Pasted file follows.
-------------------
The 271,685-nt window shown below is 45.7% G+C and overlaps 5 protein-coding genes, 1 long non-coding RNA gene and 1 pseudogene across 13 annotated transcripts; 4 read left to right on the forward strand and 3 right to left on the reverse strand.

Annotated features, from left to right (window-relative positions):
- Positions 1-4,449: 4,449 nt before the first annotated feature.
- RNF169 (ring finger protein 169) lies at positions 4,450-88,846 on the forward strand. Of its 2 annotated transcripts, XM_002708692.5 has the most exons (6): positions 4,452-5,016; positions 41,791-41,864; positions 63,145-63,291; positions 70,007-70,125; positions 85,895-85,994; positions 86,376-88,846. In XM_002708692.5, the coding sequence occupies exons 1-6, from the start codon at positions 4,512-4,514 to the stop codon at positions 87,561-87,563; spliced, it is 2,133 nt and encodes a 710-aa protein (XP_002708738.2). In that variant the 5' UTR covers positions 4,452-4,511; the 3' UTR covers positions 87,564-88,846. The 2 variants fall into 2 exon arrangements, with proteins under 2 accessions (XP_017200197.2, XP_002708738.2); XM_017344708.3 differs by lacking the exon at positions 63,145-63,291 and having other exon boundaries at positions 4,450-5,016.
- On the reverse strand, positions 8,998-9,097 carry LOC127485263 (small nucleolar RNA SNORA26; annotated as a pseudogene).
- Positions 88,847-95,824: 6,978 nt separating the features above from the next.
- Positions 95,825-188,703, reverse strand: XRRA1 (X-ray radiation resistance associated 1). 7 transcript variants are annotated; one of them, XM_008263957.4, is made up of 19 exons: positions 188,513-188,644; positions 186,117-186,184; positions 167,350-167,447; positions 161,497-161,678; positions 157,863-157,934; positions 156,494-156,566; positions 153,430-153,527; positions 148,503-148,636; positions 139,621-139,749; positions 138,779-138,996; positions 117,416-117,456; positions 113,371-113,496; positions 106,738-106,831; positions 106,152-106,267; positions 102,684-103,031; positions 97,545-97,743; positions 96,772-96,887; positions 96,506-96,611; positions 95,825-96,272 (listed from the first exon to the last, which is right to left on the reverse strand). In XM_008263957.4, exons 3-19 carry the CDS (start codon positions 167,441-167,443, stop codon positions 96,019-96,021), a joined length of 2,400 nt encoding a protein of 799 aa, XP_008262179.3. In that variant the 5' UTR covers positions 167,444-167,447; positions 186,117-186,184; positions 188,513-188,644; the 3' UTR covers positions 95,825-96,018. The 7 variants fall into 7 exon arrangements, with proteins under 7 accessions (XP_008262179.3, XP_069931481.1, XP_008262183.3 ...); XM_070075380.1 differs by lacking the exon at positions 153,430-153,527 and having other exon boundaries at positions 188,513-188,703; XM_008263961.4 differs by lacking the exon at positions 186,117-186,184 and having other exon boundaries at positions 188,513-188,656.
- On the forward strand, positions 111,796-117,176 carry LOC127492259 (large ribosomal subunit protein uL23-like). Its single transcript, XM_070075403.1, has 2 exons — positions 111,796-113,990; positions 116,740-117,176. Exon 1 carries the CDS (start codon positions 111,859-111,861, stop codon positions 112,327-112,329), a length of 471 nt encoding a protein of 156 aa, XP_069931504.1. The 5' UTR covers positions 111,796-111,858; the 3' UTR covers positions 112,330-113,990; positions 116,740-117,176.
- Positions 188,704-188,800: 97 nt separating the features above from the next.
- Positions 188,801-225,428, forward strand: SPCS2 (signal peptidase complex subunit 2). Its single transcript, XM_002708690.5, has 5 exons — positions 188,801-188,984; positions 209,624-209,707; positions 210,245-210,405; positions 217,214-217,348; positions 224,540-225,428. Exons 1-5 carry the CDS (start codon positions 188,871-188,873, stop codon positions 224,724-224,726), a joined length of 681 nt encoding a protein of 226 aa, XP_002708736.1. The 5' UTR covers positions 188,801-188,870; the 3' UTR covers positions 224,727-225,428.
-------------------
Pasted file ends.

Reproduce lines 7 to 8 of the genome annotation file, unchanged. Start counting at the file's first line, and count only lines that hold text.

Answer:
- Positions 95,825-188,703, reverse strand: XRRA1 (X-ray radiation resistance associated 1). 7 transcript variants are annotated; one of them, XM_008263957.4, is made up of 19 exons: positions 188,513-188,644; positions 186,117-186,184; positions 167,350-167,447; positions 161,497-161,678; positions 157,863-157,934; positions 156,494-156,566; positions 153,430-153,527; positions 148,503-148,636; positions 139,621-139,749; positions 138,779-138,996; positions 117,416-117,456; positions 113,371-113,496; positions 106,738-106,831; positions 106,152-106,267; positions 102,684-103,031; positions 97,545-97,743; positions 96,772-96,887; positions 96,506-96,611; positions 95,825-96,272 (listed from the first exon to the last, which is right to left on the reverse strand). In XM_008263957.4, exons 3-19 carry the CDS (start codon positions 167,441-167,443, stop codon positions 96,019-96,021), a joined length of 2,400 nt encoding a protein of 799 aa, XP_008262179.3. In that variant the 5' UTR covers positions 167,444-167,447; positions 186,117-186,184; positions 188,513-188,644; the 3' UTR covers positions 95,825-96,018. The 7 variants fall into 7 exon arrangements, with proteins under 7 accessions (XP_008262179.3, XP_069931481.1, XP_008262183.3 ...); XM_070075380.1 differs by lacking the exon at positions 153,430-153,527 and having other exon boundaries at positions 188,513-188,703; XM_008263961.4 differs by lacking the exon at positions 186,117-186,184 and having other exon boundaries at positions 188,513-188,656.
- On the forward strand, positions 111,796-117,176 carry LOC127492259 (large ribosomal subunit protein uL23-like). Its single transcript, XM_070075403.1, has 2 exons — positions 111,796-113,990; positions 116,740-117,176. Exon 1 carries the CDS (start codon positions 111,859-111,861, stop codon positions 112,327-112,329), a length of 471 nt encoding a protein of 156 aa, XP_069931504.1. The 5' UTR covers positions 111,796-111,858; the 3' UTR covers positions 112,330-113,990; positions 116,740-117,176.